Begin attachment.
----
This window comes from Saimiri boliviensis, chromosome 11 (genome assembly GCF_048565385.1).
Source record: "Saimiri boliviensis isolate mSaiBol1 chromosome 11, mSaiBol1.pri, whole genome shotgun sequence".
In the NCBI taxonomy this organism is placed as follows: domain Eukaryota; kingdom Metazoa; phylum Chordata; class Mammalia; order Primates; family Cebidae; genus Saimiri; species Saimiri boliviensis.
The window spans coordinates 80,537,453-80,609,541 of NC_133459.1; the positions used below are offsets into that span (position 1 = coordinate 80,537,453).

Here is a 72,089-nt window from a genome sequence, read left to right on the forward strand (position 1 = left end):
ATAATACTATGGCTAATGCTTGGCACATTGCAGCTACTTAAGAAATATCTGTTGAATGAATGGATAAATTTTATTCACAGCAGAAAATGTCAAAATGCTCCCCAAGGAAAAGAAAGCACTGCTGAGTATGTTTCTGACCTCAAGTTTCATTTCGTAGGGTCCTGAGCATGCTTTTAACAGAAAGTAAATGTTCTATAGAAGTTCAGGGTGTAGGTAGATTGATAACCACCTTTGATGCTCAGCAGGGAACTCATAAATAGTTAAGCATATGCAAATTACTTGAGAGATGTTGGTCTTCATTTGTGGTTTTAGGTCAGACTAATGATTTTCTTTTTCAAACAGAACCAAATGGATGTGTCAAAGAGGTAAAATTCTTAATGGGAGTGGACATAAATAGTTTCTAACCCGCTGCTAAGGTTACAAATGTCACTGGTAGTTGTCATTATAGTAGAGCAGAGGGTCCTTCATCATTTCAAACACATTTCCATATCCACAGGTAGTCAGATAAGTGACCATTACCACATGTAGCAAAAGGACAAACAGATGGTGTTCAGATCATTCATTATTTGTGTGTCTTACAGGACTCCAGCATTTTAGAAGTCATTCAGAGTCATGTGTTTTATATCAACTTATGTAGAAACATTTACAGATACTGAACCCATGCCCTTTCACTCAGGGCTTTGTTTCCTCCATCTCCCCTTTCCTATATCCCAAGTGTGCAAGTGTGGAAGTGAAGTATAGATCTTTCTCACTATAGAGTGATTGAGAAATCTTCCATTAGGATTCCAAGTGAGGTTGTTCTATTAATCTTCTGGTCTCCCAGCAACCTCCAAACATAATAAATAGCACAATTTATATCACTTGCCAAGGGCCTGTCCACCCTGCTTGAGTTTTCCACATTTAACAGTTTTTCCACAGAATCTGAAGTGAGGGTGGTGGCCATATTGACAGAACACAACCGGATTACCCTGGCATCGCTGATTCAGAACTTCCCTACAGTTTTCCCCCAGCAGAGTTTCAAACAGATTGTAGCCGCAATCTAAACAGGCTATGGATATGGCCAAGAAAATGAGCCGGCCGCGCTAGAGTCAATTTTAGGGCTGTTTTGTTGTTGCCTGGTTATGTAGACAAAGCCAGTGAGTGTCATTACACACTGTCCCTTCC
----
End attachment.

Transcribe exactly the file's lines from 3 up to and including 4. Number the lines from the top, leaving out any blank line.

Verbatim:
In the NCBI taxonomy this organism is placed as follows: domain Eukaryota; kingdom Metazoa; phylum Chordata; class Mammalia; order Primates; family Cebidae; genus Saimiri; species Saimiri boliviensis.
The window spans coordinates 80,537,453-80,609,541 of NC_133459.1; the positions used below are offsets into that span (position 1 = coordinate 80,537,453).